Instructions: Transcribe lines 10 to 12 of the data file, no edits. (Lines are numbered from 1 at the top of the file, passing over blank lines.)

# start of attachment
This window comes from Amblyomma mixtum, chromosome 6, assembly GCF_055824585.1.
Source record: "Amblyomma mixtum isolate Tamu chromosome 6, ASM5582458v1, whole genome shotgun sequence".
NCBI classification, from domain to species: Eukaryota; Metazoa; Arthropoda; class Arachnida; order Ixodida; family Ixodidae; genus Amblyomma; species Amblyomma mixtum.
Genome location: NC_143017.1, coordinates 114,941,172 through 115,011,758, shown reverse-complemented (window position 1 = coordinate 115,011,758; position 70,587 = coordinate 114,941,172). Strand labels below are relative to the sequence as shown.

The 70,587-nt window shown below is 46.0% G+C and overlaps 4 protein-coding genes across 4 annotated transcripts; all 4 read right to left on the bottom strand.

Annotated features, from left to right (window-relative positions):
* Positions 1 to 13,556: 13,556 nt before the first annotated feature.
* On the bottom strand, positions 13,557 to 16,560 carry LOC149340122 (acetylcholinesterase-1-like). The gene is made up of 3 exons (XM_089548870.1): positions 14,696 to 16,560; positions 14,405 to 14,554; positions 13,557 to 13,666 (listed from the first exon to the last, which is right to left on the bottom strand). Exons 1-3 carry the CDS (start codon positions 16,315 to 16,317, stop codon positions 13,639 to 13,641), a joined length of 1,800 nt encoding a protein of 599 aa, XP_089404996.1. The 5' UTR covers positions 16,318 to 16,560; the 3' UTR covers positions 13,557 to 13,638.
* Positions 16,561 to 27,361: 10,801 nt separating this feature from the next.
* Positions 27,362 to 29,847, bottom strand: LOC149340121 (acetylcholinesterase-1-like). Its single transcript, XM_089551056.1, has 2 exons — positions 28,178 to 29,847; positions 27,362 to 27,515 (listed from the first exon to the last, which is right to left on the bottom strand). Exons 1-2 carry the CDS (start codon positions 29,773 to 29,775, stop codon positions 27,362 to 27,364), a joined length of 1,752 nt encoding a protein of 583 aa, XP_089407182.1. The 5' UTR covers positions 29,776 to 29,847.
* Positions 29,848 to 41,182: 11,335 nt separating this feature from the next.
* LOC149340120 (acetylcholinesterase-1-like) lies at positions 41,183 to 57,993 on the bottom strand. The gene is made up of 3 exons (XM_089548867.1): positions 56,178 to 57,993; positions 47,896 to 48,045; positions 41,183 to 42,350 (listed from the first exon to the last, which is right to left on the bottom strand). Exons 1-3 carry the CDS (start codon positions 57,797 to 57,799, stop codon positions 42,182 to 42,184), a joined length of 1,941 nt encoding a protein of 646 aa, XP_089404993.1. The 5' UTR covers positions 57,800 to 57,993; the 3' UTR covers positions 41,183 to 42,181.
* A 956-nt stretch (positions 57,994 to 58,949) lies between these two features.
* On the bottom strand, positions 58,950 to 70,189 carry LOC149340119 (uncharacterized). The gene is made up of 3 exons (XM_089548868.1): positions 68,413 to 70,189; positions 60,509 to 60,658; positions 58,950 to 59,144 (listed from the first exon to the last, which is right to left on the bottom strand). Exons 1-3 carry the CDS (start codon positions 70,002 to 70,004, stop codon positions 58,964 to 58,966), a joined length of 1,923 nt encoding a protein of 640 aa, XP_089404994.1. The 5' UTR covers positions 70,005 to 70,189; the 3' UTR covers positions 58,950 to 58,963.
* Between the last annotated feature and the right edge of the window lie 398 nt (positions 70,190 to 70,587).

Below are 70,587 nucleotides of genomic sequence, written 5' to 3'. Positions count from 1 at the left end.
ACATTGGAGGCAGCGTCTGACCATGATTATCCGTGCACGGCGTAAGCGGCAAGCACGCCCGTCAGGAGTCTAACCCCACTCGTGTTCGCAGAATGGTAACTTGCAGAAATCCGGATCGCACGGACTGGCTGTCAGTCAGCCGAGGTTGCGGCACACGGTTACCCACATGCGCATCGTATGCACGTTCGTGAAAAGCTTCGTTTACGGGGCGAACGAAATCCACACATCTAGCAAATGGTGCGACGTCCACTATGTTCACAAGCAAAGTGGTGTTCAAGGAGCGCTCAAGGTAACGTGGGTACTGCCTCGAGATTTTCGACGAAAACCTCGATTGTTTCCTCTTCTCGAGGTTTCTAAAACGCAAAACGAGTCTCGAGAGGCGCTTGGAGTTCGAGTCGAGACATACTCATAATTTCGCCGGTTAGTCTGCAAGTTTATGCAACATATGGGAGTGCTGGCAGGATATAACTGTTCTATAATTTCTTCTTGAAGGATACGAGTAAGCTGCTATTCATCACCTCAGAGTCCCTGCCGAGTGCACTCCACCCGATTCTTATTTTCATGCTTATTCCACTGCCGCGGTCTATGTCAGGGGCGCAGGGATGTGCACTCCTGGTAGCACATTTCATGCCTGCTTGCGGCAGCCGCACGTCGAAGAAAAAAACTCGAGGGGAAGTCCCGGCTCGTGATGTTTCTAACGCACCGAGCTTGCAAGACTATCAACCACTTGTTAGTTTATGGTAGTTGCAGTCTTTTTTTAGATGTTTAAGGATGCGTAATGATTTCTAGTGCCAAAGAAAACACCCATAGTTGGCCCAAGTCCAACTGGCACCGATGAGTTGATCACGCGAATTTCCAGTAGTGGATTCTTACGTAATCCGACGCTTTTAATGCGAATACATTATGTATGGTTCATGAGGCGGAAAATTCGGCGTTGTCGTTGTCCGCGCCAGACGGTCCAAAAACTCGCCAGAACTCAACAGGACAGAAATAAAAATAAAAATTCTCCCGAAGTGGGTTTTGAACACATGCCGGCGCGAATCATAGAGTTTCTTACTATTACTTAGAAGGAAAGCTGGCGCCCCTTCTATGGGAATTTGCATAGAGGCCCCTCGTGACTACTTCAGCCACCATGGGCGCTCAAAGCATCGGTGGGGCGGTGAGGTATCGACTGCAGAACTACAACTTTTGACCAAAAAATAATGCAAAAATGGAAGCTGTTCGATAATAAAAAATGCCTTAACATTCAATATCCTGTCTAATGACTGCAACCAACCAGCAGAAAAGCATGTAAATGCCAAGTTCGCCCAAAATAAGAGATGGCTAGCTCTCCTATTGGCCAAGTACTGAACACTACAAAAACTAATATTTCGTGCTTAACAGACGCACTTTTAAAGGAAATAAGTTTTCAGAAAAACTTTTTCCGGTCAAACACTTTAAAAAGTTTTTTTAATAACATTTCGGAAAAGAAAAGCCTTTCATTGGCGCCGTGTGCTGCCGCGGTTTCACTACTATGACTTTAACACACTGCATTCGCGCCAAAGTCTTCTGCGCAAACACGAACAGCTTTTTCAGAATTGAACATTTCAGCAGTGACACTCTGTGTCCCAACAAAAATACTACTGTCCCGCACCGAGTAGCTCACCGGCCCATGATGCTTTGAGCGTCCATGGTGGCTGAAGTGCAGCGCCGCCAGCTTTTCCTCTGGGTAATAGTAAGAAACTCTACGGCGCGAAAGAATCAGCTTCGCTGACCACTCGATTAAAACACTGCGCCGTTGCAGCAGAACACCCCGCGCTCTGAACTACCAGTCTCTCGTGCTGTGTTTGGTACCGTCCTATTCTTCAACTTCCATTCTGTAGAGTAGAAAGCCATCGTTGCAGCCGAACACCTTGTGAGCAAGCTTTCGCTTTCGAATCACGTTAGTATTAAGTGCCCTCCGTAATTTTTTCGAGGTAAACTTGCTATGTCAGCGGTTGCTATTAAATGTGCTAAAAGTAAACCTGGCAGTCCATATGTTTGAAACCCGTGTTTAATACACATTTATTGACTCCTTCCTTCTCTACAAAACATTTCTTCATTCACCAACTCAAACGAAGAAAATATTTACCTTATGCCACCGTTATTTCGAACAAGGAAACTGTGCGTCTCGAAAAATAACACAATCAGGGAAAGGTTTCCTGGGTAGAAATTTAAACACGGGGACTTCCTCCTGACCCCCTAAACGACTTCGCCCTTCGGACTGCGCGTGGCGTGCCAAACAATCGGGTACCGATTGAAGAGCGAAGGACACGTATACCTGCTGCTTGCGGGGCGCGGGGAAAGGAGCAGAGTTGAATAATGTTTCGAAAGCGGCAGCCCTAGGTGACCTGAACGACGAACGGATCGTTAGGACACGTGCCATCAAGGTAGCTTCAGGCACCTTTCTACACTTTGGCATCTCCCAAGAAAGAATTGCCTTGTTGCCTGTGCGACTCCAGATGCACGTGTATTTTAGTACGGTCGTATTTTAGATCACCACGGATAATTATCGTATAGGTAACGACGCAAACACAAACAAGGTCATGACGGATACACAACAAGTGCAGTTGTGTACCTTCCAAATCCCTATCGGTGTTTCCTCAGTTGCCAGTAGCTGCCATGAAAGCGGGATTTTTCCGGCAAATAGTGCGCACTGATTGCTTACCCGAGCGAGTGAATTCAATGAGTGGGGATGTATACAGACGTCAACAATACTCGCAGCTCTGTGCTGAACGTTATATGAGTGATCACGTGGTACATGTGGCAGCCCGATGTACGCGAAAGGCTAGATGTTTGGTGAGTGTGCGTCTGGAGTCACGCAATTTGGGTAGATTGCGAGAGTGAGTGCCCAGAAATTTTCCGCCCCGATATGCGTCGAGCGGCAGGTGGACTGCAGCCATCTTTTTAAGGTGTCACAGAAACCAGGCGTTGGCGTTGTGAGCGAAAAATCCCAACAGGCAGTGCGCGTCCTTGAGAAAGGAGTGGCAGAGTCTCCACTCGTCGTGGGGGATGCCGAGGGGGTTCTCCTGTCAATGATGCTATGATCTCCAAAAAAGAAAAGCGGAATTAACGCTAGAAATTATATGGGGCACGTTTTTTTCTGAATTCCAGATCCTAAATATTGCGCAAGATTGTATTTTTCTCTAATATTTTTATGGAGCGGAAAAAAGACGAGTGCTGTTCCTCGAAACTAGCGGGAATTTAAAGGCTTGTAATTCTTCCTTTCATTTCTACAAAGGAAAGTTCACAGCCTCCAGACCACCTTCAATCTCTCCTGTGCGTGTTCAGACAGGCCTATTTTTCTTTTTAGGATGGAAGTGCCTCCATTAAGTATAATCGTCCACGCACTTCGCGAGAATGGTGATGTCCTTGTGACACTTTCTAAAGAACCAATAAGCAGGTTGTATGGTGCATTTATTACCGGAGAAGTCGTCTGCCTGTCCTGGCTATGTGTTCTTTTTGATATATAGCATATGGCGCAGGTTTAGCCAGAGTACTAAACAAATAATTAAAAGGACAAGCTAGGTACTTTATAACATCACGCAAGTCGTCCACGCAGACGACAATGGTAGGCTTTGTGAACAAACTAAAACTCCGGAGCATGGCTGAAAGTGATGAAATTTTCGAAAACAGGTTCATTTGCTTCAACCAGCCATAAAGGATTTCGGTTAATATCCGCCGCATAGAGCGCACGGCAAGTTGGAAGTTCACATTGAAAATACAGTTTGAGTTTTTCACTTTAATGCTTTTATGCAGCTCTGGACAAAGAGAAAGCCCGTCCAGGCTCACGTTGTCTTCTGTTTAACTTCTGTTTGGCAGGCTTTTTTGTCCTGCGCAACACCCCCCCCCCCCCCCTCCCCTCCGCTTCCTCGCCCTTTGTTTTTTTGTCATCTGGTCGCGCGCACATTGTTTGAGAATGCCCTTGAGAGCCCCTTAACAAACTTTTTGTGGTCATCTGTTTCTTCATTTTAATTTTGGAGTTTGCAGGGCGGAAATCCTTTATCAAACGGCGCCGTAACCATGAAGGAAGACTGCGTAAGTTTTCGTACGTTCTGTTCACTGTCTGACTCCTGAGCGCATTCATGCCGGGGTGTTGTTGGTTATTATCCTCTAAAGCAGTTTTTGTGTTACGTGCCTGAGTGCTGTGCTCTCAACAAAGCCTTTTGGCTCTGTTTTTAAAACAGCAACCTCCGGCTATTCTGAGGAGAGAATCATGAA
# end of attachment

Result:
* Positions 27,362 to 29,847, bottom strand: LOC149340121 (acetylcholinesterase-1-like). Its single transcript, XM_089551056.1, has 2 exons — positions 28,178 to 29,847; positions 27,362 to 27,515 (listed from the first exon to the last, which is right to left on the bottom strand). Exons 1-2 carry the CDS (start codon positions 29,773 to 29,775, stop codon positions 27,362 to 27,364), a joined length of 1,752 nt encoding a protein of 583 aa, XP_089407182.1. The 5' UTR covers positions 29,776 to 29,847.
* Positions 29,848 to 41,182: 11,335 nt separating this feature from the next.
* LOC149340120 (acetylcholinesterase-1-like) lies at positions 41,183 to 57,993 on the bottom strand. The gene is made up of 3 exons (XM_089548867.1): positions 56,178 to 57,993; positions 47,896 to 48,045; positions 41,183 to 42,350 (listed from the first exon to the last, which is right to left on the bottom strand). Exons 1-3 carry the CDS (start codon positions 57,797 to 57,799, stop codon positions 42,182 to 42,184), a joined length of 1,941 nt encoding a protein of 646 aa, XP_089404993.1. The 5' UTR covers positions 57,800 to 57,993; the 3' UTR covers positions 41,183 to 42,181.